The first real development of local government in NSW was provided by the Municipalities Act of 1858 which made provision for the “permissive incorporation” of councils or boroughs, as they were then called.
Under this Act, in any specified local or district area of population in metropolitan Sydney or the country areas, 50 or more local resident-householders were entitled to petition the Governor for incorporation as a borough; borough being the old English term. Unless a petition objecting and signed by a larger number of householders was presented, the incorporation of the area was generally approved.
Although a counter petition was presented objecting to the incorporation of Hunters Hill, those in favour of it, being in a majority, won the day.
Randwick was the first area created under the Act, closely followed by Waverley and Woollahra with Hunters Hill in fourth position; its incorporation taking place on 5 January, 1861.
From 1861 to 1867 the area was known as a Borough presided over by a Chairman. In 1867, under the Municipal Act, it became a Municipality, presided over by a Mayor.
The first Council elected by the 51 qualified electors comprised the following: C R Fairland, W Clarke, H Brooks, JS Farnell, G de Milhau and Jules Joubert.
Jules Joubert (a Frenchman) became the first Chairman and Charles H Fairland (an uncle of CA Fairland) was appointed the first Town Clerk at a princely salary of 26 pounds per annum. The Council in its earlier days met in his home.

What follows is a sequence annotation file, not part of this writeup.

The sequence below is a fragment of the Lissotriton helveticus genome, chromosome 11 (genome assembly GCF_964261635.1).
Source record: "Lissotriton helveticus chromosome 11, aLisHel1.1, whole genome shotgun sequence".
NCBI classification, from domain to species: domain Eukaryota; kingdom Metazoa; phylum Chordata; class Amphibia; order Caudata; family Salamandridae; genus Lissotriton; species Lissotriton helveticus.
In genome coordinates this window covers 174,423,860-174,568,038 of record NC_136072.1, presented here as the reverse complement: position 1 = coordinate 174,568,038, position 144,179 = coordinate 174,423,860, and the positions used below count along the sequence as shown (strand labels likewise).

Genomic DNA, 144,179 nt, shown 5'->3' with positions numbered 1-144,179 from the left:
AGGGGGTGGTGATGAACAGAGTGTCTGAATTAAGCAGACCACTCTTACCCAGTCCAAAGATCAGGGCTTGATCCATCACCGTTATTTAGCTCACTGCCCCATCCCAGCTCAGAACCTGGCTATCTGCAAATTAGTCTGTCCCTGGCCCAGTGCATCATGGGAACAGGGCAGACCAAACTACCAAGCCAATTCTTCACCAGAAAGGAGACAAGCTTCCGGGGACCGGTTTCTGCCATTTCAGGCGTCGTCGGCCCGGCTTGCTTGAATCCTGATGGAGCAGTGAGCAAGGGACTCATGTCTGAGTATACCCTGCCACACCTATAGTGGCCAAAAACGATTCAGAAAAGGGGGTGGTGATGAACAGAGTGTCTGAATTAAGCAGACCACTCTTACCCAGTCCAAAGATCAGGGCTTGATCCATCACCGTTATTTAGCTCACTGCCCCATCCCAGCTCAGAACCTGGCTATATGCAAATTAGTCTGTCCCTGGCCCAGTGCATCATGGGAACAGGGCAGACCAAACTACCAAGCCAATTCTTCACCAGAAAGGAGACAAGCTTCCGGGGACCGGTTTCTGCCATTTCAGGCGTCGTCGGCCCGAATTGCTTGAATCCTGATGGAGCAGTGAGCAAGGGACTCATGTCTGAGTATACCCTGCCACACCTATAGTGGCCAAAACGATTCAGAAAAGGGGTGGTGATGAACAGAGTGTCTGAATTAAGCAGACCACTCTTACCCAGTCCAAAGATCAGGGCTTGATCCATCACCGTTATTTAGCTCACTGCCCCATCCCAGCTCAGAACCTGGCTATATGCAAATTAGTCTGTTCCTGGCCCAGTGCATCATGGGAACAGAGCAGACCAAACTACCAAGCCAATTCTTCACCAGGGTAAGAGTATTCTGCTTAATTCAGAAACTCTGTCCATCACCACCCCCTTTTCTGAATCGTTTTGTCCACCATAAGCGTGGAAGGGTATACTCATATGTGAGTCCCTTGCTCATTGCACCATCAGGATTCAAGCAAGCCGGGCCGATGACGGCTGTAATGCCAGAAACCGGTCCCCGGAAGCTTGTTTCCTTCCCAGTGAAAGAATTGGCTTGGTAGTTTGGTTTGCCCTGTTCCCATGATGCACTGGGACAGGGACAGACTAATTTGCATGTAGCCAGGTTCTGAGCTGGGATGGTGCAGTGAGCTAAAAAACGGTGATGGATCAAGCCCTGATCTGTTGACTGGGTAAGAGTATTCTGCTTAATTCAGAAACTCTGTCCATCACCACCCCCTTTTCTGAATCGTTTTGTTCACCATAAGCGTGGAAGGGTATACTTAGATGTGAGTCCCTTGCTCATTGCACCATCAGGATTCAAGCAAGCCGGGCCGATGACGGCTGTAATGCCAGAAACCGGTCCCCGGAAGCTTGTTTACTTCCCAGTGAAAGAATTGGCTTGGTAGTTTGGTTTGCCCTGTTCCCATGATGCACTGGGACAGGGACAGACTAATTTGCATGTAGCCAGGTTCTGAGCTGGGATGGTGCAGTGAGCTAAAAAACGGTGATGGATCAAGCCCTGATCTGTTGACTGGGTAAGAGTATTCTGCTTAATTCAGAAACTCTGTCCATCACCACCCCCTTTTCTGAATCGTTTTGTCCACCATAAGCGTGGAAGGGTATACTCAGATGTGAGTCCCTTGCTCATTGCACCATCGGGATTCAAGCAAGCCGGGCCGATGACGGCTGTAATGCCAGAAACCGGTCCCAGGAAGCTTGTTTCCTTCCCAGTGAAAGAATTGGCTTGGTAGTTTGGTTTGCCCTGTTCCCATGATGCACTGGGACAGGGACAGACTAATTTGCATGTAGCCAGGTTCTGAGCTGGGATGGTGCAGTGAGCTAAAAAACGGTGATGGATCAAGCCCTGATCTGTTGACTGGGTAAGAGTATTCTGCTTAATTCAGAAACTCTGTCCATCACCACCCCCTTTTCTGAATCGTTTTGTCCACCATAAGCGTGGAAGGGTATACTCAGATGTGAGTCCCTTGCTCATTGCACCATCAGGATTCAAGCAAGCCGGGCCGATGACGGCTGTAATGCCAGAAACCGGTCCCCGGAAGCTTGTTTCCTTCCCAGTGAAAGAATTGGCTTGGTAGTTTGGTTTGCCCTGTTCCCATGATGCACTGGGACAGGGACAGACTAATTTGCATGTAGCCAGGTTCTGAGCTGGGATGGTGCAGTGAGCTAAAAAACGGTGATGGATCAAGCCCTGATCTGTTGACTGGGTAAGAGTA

Rate income for the first year was 235 pounds and the Council’s copies of the first rate notices (1861) may be seen in the Museum.
A study of the Mayoral Honour Board in the Council Chambers makes interesting reading and is possibly without parallel. In the period of 116 years since incorporation (1861–1977) 49 Aldermen served as Mayor and these included several Frenchmen (Jules Joubert 1861, Gabriel de Milhau 1862, Didier N Joubert 1867-69, Charles Jeanneret 1870-71, 1877-78, and 1890, Numa Joubert 1888,) an Italian (Angelo Tornaghi 1879 and 1882-83), a German (Adelbert T. Schleicher 1896-97 and 1914-15) and an Irishman (Frank McNeil 1891)
Over the same period of 116 years there were only eight Town Clerks, the longest serving being William C Wise for 46 years and Roy D. Stuckey OBE for 32 years.
In the 116 years, the honour of serving the longest period as Mayor belongs to Clement W. Weil who was Mayor from 1942 to 1951 and again in 1954 – a total of 11 years. He was closely pressed by William A. Windeyer MBE who served for nine years; 1913 and 1917-24 and E. Marsden Betts, who served for eight years; 1905-12. Alex A. Harding (1955-58) - who died on 6 July 1958 - was the only serving Mayor to die in office.
It is perhaps of interest to note that one of the original six Councillors of 1861, James S Farness, later became Secretary for Lands and subsequently Premier of NSW.
History records that the early Councillors (Aldermen) were imbued with a very fine civic spirit. Between the years 1861 and 1866 they formed and named Alexandra Street (after Princess Alexandra), Ady, Madelines and Ernest Streets (after the family of the first Chairman), built a wharf at the foot of Ferry Street on the Parramatta River, ordered the corners of all streets to be rounded as constructed and built the Council chamber (1866), the front porch of which forms the central frontage of the present Town Hall.
In 1869 the Council adopted a vigorous policy of tree-planting and such policy has been consistently and successfully followed by succeeding Councils, resulting in the uncontested claim that the Municipality boasts more trees per acre, or hectare, both in the streets and on private properties, than any other Local Government area.